Thursday, April 24, 2014
Day 691 of 1825 - Two Years Post Hysterectomy
Of all the procedures I went through - core needle biopsies, lumpectomy, sentinel node biopsy, chemo and radiation - my hysterectomy was the hardest. To this day I am still feeling the effects.
And I don't like it.
I realize that menopause is a natural state for women as we age. It's not a disease and it's certainly nothing to be afraid of or ashamed of. But when you hit menopause instantly rather than letting your body transition in its own good time, the changes can be very hard to handle. At least, that has been my experience.
I don't want to sound like a complainer here. Menopause is better than cancer any day! But I will be 50 years old in just five days and I feel terrible. I feel like an old woman. An old, FAT woman.
I have neglected this blog for a variety of reasons. Mainly, I am very dissatisfied with my new "normal." I am out of shape, forgetful and more nervous about a cancer recurrence than I was about my initial diagnosis.
I wish I could report that my life returned to normal and everything is wonderful but that would be a lie. There are many wonderful things about my life, and I am very grateful! But my life is not what it was. And it is still not what I hoped it would be once I finished my treatments.
I continue to take tamoxifen every morning. As you can see from my countdown, I am about 38% through my 5 years of hormonal therapy. My next appointment with my oncologist is in June - two years after starting tamoxifen. We'll evaluate how I'm doing and decide whether or not to switch to an aromatase inhibitor. I know these drugs are not a walk in the park either.
So I have decided that during this 50th year of my life, I need to really take some serious action to get myself to a place where I am happy, healthy and less anxious. I've read my previous posts and they all say the same thing but I've done nothing about it. I am definitely in a rut and I want OUT!
One thing I did earlier this year was consult with a local cancer survivorship program. They have support group meetings, free yoga classes, all kinds of events and lectures -- everything I need to help me rebuild my life after cancer. They also recommended a licensed clinical therapist who specializes in cancer survivorship.
I made an appointment and will see her on my birthday. Happy Birthday to me! Nothing like seeing a therapist on your 50th birthday. ha!
I will try to do a better job of posting some updates. I realize there are very few of you (if any) who read this blog. That's okay. It's meant to be my own way of documenting my recovery and (hopefully) survival.
Either way, it's time for me to stop ignoring the fact that I had cancer and start reclaiming my life.
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I just stumbled onto your blog. Your story has many similarities to mine, although I have lobular cancer. I start radiation (thankfully no chemo!) in two weeks and the tamoxifen after the radiation. I am worried about the onset of menopause, but you are right, it is better than cancer!!! My cancer was diagnosed by the Paredes center as well. They are so wonderful there. Hang in there and stay strong!!!!! TraceyReplyDelete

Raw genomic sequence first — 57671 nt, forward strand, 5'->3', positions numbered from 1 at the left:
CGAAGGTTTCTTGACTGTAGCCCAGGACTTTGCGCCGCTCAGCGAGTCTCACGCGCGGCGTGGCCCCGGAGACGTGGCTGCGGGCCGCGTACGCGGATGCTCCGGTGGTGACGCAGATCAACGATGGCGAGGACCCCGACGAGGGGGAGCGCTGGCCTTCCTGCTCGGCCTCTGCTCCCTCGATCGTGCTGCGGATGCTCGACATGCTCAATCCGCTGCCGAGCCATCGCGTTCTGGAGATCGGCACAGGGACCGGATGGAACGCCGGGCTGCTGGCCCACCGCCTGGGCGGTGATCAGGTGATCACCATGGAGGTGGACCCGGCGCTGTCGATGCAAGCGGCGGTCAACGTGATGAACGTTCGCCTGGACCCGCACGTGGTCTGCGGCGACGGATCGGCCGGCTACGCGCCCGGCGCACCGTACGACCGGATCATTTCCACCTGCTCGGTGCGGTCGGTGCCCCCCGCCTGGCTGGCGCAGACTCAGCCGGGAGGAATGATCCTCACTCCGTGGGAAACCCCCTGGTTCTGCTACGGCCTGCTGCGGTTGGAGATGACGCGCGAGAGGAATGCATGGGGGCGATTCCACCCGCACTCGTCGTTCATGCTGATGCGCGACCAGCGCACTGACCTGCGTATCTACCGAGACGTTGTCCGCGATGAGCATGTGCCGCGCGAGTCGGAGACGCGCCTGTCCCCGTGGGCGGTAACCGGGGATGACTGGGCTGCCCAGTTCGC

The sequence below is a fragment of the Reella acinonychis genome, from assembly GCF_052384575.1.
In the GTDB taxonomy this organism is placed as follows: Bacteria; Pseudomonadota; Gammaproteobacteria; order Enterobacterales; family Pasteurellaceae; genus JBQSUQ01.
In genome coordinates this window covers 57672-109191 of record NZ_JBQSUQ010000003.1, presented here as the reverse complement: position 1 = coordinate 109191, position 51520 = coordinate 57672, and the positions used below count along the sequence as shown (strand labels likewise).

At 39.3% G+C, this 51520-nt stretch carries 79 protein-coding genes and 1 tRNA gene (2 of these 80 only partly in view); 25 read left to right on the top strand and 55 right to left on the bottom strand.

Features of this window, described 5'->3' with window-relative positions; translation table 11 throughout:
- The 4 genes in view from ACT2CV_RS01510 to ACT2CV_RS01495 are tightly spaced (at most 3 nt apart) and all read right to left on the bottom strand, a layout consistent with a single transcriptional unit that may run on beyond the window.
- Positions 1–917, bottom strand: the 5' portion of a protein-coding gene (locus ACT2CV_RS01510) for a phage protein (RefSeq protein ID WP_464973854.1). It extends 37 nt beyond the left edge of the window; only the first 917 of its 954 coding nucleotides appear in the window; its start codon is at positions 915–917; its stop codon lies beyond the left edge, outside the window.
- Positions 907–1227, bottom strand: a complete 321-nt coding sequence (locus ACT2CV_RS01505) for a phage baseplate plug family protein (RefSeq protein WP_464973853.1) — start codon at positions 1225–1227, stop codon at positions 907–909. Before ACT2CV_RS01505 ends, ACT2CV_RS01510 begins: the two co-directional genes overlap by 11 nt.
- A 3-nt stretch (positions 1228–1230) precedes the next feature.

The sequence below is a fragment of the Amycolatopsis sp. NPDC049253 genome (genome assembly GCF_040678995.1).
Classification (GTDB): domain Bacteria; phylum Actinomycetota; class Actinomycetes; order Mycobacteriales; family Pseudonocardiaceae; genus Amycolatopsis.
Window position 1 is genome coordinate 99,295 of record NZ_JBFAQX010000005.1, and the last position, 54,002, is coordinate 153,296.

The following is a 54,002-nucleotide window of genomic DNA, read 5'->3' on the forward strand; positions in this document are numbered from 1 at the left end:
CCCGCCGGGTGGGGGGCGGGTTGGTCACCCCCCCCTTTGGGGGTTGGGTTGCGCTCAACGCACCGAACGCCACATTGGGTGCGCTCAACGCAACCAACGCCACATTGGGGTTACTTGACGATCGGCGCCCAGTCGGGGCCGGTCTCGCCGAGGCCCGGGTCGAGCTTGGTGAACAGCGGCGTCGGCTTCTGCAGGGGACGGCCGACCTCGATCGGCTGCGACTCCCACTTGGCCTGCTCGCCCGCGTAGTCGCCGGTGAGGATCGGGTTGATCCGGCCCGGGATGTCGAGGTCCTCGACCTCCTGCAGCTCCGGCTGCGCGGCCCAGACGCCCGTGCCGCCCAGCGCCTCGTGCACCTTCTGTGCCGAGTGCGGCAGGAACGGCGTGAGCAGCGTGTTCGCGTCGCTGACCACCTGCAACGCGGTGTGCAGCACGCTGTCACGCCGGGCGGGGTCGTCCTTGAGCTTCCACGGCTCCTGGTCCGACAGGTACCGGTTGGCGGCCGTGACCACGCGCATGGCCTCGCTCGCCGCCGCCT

Hi, Tracey. Hope you're doing well. Have you wrapped up radiation treatment? If you are into yoga, check out avaniyogastudio.com in Chester, VA. Thanks for leaving a comment here'Delete
I have just found your blog. I had IDC (invasive ductal carcinoma), when I was only 38. I was operated, got chemotherapy, radiation and have been on Tamoxifen for less than a year. I totally understand your problems, and I am fighting with the same issues: menopause (I am only 39) and weight gain, hot flashes and constipation. However, I am trying to battle these. E.g. I started taking private fittness classes from an expert. Even though I have not lost any weight (in fact gained) but has gotten a lot stronger, with a lot more stamina, and my body has gotten leaner. I feel that I could not have been able to put my life back together if it was not for professional help. So I can only encourage you seek professional help, do not give up the fight, and find something in your life you can focus on other than cancer. Keeping my fingers crossed for you: Anonymous from HungaryReplyDelete
Glad to hear you are staying strong! This is not a journey for the faint of heart. Thanks for the encouragement!Delete
I am someone who periodically checks your blog to see if you have an update - a fellow BC who is a little ahead of you in the Tamoxifen taking journey. Here I was, at age 45, thinking I was finished with my monthly cycle but it seems not. Like you i have all the issues of menopause which is further complicated by the fact I have severe arthritis in my lower spine which makes exercising difficult.I am just wondering if the current talk of taking tamoxifen for ten years now was something you were likely to be discussing? I, too, seem to have become more anxious about new symptoms and the possibility of cancer recurrence. Please keep us updated from time to time so we now that our cyberspace friend,Jennifer, is still doing okay.ReplyDelete
Thanks for checking in. Hope you are feeling good and staying strong!Delete
Hi, Catherine. As you can see, I've moved on to Femara. We'll see how it goes. My doc is starting to talk about 10 years of meds instead of 5. No clear plan yet. I'm still shooting for 5.ReplyDelete